Cash is king for helping families self-isolate

January 14, 2021 – Phil Agulnik
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Financial support for low income households is increasingly being recognised as a weak link in the government’s attempts to reduce the spread of coronavirus.

One issue is the narrowness of support provided by the local authority administered Test and Trace Support Payment. As highlighted in Tuesday’s Newsnight, in many councils the majority of applications for the payment are being refused.

Newsnight 12 Jan 2021 data about Leeds City Council Test and Trace support payment  Newsnight 12 Jan 2021 data about Dudley Metropolitan Borough Test and Trace support payment
Test and Trace data from BBC Newsnight - transmission 12 January 2021

Test and Trace eligibility from BBC Newsnight - transmission 12 January 2021

In part this reflects people failing to tick all the administrative boxes needed to make a claim, such as having a NHS Test and Trace number. It could also, no doubt, reflect attempts by some people to get extra money by claiming even though they have not needed to self-isolate.

However, many of the claims are rejected because of the eligibility rules set by DWP, and that’s no accident. The tight conditions on who qualifies – most importantly claiming a means-tested benefit or, in Scotland, being eligible to claim but has not yet done so – were designed to limit costs. The initial budget for the scheme was only £50million, which is just 0.1% of the cost of the Track and Trace programme and mass screening, and only enough to support 100,000 people.  

The New Policy Institute has suggested extending eligibility for the payment to encourage self-isolation[1]. Its proposal is to make the payment available to any worker who has to self-isolate and cannot work from home or who loses earnings while they self-isolate. They estimate such a scheme could have costed around £1billion to date, twenty times the current budget allocated to local authorities. But, they argue, it could nevertheless be worthwhile given the cost of a longer and deeper pandemic.

Even so, it may not be enough. In addition to the financial and practical difficulties of isolating, low income households with children face another obstacle.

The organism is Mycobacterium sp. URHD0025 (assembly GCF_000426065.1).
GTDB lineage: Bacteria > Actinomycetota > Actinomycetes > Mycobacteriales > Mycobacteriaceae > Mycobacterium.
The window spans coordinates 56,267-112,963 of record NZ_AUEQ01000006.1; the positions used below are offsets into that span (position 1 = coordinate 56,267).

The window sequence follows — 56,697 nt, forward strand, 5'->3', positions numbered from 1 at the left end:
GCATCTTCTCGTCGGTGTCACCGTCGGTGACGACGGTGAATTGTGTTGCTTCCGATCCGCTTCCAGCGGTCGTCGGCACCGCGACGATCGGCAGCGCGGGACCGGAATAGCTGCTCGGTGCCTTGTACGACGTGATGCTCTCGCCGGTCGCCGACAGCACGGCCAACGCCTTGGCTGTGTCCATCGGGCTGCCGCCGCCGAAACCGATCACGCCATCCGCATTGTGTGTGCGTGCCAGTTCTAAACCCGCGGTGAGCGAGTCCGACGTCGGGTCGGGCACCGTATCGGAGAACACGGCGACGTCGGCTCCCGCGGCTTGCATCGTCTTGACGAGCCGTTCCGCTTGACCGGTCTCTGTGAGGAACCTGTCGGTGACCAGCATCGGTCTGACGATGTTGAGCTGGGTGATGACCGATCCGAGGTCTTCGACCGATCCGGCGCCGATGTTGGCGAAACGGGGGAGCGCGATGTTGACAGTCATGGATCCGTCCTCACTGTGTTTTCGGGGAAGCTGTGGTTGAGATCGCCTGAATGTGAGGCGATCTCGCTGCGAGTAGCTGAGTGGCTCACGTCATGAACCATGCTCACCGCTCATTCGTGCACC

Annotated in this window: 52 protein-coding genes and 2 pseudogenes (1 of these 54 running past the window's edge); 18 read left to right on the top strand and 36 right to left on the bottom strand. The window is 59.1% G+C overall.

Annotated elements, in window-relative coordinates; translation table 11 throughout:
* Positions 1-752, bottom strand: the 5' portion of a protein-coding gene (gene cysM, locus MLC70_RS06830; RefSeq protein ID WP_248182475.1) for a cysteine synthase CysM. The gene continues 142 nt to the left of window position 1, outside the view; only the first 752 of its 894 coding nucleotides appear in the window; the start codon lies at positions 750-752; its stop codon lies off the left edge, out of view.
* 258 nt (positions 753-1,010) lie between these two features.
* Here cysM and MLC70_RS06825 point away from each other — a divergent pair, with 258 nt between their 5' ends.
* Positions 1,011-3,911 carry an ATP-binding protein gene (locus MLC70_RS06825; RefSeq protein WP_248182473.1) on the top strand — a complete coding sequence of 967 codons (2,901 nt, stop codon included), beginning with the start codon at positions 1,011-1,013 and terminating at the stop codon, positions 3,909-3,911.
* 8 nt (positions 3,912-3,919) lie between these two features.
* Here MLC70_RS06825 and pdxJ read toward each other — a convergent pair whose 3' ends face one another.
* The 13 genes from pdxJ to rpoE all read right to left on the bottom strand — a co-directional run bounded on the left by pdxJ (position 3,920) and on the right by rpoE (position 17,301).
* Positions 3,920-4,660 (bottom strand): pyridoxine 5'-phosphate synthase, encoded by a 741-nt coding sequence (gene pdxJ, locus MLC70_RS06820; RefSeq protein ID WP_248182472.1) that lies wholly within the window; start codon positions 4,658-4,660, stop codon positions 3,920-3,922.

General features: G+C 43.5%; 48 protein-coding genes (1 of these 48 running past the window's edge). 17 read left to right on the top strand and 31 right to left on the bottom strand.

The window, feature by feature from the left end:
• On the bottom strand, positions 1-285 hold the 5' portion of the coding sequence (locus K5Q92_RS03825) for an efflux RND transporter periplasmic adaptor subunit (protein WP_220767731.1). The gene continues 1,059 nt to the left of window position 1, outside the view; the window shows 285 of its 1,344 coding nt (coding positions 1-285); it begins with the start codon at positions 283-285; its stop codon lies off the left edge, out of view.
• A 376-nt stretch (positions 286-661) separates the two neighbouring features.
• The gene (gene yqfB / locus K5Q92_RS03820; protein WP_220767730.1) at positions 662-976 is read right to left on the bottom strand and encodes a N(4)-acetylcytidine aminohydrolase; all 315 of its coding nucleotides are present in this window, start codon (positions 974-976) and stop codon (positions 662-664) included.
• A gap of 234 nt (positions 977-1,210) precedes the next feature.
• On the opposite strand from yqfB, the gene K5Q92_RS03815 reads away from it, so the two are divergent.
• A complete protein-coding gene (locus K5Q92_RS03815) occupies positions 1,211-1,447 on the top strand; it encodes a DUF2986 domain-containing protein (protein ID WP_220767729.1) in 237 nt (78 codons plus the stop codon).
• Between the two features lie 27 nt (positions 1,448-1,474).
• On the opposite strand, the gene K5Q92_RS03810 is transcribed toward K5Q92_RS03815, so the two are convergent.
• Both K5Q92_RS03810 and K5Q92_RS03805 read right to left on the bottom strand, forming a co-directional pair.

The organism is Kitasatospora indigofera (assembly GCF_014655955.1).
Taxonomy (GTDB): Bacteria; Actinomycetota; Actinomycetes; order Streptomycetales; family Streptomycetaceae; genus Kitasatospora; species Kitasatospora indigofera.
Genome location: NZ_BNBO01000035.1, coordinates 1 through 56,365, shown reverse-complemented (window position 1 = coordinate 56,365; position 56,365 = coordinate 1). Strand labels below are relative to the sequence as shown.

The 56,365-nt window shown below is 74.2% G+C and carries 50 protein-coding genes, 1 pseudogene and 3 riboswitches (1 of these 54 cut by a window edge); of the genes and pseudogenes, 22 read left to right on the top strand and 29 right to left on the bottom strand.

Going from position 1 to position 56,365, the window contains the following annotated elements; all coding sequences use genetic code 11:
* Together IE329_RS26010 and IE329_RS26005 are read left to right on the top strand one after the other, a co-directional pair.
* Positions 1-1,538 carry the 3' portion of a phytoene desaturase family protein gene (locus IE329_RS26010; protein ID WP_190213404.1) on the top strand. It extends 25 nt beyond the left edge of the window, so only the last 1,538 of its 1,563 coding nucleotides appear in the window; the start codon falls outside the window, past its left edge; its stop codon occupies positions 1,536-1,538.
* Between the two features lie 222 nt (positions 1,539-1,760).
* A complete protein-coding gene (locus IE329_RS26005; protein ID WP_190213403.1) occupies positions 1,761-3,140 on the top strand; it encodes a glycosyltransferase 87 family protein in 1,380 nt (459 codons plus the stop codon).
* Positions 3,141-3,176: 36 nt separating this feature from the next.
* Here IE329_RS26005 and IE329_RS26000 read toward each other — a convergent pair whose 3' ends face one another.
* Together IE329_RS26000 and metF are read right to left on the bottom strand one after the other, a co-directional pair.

As well as the cost of looking after children at home all day, many households also face the problem of not having the IT equipment needed for home schooling. This is one of the reasons school attendance is much higher in this lockdown than it was in the Spring, as children who do not have a computer at home are allowed to attend school for in-person teaching.

As part of wider efforts to reduce social interaction there is some demand to reverse this policy and reduce school attendance to the bare minimum. But, as well as a natural desire not to perform another U-turn, the issue of pupils not having access to IT equipment may be one the government is particularly anxious not to highlight. Making sure all pupils had the ability to learn online could have been planned for in the Autumn, just in case. 

So what can the government do now?

Money may be the answer. The experience with replacement free school meals is instructive, where in-kind provision through meal packs has proven far more problematic than a cash or voucher-based scheme.

Similarly, rather than aiming to provide IT equipment to affected children[2], it could be easier to provide more cash for families via benefits.

The government already has a difficult decision to make about benefit levels. In three months’ time around 6 million households will lose the £20 a week (£1,000 a year) temporary uplift put in place by the Chancellor last March. This money goes to people claiming Universal Credit or Working Tax Credit but misses out millions more households who are still claiming so-called ‘legacy’ benefits.

The government has left the door open to extending the £1,000 uplift, although time is running out to amend IT systems, but clearly the £6 billion cost is considerable.

One option for the government would be to retain the extra £1,000 only for those Universal Credit recipients who have children but also extending it to households still claiming Child Tax Credit (one of the ‘legacy’ benefits). More radically, the extra money could be paid immediately as a lump-sum rather than spread out over the year from April.

Getting money to families now would give them the ability to buy the IT equipment their children need. It would also help with the problem of needing to reduce numbers going into schools without minimising educational and material losses for children no longer attending in person.

The experience with free school meals shows the many disadvantages of trying to provide help in-kind, and there is a growing consensus that giving families more money so they can buy food themselves is the better approach.

The same approach is needed for getting computers to those children who need them. Rather than relying on schools to directly provide IT equipment, giving resources directly to families through higher benefit rates would be a faster and fairer solution.


[1] See

[2] Details of the government’s schemes are at and at

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